Nestle India Ltd. tumbled the most in nine years on reports alleging its Maggi noodles may contain high levels of lead and chemicals.
The controversy erupted when authorities in Uttar Pradesh state said they found high levels of the heavy metal in some batches of the noodles in April. Now, that has spread to the rest of the country. Officials in at least six states have ordered independent testing of the products, while Kerala told its state-run outlets to temporarily stop selling the food, the Press Trust of India reported yesterday.
Shares of the local unit of the Vevey, Switzerland-based food maker, plunged 7.7 percent to 6,282 rupees as of 11:04 a.m. in Mumbai, and were set for their steepest drop since June 2006.
Nestle spokesman Himanshu Manglik was unreachable on his mobile phone and did not immediately respond to an e-mailed questionnaire. The most recent comment from Nestle India was a statement on June 1, which said it was cooperating with local authorities, and that tests on batches representing about 125 million packets of noodles showed lead levels to be “well within” allowed limits.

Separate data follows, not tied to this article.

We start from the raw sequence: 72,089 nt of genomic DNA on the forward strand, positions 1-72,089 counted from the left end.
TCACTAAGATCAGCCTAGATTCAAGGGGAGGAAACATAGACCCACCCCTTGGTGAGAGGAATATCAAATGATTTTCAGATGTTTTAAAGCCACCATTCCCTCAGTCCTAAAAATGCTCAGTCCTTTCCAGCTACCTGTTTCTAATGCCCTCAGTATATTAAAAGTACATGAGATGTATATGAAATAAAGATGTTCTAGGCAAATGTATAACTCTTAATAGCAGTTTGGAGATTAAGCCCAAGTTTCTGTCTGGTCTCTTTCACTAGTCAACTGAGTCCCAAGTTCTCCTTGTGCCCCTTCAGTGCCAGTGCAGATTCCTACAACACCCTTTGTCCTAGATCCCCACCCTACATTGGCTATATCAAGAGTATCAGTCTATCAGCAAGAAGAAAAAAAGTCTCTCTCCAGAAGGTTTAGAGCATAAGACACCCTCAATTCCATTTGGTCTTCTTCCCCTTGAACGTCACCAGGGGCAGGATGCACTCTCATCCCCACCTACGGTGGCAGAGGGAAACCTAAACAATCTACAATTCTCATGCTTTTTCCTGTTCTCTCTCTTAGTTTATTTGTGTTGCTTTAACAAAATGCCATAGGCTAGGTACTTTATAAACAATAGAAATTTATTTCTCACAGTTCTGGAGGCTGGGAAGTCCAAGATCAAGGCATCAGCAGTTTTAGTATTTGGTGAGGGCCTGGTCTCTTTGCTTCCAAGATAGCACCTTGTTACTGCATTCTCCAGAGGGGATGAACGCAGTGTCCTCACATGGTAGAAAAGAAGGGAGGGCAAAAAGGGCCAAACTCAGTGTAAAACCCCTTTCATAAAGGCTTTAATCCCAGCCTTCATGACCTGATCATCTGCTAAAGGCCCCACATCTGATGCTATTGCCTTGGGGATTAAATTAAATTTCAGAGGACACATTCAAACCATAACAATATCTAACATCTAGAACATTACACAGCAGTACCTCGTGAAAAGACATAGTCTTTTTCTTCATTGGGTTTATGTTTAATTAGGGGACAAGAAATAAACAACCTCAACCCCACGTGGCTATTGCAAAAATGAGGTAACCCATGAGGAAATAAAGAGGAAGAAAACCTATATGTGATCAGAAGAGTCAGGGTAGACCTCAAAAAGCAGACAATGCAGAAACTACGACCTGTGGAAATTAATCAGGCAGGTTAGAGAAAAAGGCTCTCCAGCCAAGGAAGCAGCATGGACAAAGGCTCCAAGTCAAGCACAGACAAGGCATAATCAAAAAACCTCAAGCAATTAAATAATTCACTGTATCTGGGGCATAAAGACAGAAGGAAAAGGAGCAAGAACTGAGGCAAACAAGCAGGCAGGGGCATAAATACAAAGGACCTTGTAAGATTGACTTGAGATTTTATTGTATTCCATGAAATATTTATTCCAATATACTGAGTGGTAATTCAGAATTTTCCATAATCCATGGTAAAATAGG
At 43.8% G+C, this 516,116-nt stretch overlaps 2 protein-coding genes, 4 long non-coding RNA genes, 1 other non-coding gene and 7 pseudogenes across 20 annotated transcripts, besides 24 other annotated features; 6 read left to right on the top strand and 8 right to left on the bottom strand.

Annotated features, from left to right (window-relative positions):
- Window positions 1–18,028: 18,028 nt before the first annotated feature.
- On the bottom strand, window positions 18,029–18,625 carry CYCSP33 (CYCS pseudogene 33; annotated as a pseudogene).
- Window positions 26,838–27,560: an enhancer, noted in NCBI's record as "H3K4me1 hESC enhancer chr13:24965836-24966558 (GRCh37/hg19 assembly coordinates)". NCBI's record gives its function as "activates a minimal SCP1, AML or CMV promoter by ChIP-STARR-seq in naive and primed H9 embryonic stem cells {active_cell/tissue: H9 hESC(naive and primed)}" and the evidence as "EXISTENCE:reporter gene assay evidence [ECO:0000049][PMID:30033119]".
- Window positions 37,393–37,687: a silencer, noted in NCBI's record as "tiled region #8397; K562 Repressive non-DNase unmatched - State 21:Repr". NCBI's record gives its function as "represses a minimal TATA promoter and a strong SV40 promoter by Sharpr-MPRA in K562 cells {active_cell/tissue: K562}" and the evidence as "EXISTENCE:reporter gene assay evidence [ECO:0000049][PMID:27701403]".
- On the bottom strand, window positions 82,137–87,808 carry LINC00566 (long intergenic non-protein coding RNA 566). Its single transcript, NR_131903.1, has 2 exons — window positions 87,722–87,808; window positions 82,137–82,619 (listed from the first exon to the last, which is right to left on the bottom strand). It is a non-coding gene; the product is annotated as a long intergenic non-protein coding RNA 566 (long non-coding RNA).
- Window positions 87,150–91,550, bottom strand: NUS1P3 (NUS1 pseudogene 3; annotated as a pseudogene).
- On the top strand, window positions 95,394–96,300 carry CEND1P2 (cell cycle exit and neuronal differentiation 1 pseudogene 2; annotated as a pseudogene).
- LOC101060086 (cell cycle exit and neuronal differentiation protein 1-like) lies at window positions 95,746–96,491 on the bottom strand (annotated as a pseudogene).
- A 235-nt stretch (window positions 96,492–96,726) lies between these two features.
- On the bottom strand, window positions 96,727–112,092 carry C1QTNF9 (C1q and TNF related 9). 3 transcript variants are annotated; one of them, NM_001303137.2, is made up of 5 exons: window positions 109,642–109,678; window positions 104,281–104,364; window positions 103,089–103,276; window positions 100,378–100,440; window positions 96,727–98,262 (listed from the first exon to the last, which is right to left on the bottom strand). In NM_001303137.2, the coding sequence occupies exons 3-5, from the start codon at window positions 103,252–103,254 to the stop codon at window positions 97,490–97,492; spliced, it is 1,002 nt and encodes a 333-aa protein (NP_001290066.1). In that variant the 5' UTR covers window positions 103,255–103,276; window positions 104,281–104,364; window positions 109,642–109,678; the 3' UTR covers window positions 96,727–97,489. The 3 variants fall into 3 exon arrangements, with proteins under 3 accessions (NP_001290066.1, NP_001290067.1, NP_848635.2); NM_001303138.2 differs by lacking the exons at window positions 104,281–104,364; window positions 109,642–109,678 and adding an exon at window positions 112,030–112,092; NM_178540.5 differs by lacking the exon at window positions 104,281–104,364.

Delhi’s government yesterday said that lab tests done on 13 samples of Maggi found that 10 of them were “unsafe” for consumption as they contained lead in excess of the maximum permissible 2.5 parts per million, PTI reported.
Maggi noodles are a mainstay in northern India, featuring routinely on menus in restaurants and food stalls.
A court in Bihar also ordered the government to file a criminal complaint against Bollywood stars Amitabh Bachchan, Madhuri Dixit-Nene and Preity Zinta, who endorsed the brand, Zee News television channel reported today. The order resulted from a complaint filed by a lawyer who claimed to have fallen sick after consuming a pack of noodles.
Separately, authorities in southern Tamil Nadu state said yesterday they were examining a complaint filed by a customer who allegedly found live rice weevils and larvae inside a pack of Nestle baby milk powder.
The company is “making every effort to obtain the information we need in order to investigate this consumer complaint,” Manglik said in an e-mail on Tuesday in response to a query about this case.